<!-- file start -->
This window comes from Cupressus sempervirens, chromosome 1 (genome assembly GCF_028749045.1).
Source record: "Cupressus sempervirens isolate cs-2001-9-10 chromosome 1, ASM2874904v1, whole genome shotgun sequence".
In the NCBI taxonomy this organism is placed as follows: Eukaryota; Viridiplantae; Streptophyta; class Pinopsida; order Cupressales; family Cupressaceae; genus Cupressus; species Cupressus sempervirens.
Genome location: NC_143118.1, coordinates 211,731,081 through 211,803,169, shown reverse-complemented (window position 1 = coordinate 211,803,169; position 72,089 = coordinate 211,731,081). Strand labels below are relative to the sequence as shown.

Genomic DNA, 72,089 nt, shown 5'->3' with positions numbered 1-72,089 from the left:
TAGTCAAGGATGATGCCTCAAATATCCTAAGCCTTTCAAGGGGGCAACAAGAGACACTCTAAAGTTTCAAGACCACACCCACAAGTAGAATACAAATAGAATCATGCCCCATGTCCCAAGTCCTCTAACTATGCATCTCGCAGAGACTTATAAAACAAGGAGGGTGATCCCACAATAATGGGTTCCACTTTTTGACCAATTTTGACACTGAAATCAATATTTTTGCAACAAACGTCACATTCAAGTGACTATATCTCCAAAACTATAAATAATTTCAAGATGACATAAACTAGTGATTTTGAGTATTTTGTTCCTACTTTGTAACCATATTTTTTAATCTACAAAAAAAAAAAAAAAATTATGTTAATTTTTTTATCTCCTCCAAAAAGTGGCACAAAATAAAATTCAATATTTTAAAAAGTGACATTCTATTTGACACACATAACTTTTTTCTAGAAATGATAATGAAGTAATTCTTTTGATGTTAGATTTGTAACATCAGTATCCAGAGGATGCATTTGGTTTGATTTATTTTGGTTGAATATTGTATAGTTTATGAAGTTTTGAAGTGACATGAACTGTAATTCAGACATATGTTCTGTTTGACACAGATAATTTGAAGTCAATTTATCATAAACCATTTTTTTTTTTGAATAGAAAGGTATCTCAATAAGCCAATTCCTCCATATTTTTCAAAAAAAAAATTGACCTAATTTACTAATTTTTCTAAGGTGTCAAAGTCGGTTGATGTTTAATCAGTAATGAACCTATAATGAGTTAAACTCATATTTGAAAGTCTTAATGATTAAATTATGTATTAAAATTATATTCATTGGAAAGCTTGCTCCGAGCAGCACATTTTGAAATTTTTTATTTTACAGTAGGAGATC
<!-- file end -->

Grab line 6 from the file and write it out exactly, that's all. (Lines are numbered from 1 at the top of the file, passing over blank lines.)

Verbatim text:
TAGTCAAGGATGATGCCTCAAATATCCTAAGCCTTTCAAGGGGGCAACAAGAGACACTCTAAAGTTTCAAGACCACACCCACAAGTAGAATACAAATAGAATCATGCCCCATGTCCCAAGTCCTCTAACTATGCATCTCGCAGAGACTTATAAAACAAGGAGGGTGATCCCACAATAATGGGTTCCACTTTTTGACCAATTTTGACACTGAAATCAATATTTTTGCAACAAACGTCACATTCAAGTGACTATATCTCCAAAACTATAAATAATTTCAAGATGACATAAACTAGTGATTTTGAGTATTTTGTTCCTACTTTGTAACCATATTTTTTAATCTACAAAAAAAAAAAAAAAATTATGTTAATTTTTTTATCTCCTCCAAAAAGTGGCACAAAATAAAATTCAATATTTTAAAAAGTGACATTCTATTTGACACACATAACTTTTTTCTAGAAATGATAATGAAGTAATTCTTTTGATGTTAGATTTGTAACATCAGTATCCAGAGGATGCATTTGGTTTGATTTATTTTGGTTGAATATTGTATAGTTTATGAAGTTTTGAAGTGACATGAACTGTAATTCAGACATATGTTCTGTTTGACACAGATAATTTGAAGTCAATTTATCATAAACCATTTTTTTTTTTGAATAGAAAGGTATCTCAATAAGCCAATTCCTCCATATTTTTCAAAAAAAAAATTGACCTAATTTACTAATTTTTCTAAGGTGTCAAAGTCGGTTGATGTTTAATCAGTAATGAACCTATAATGAGTTAAACTCATATTTGAAAGTCTTAATGATTAAATTATGTATTAAAATTATATTCATTGGAAAGCTTGCTCCGAGCAGCACATTTTGAAATTTTTTATTTTACAGTAGGAGATC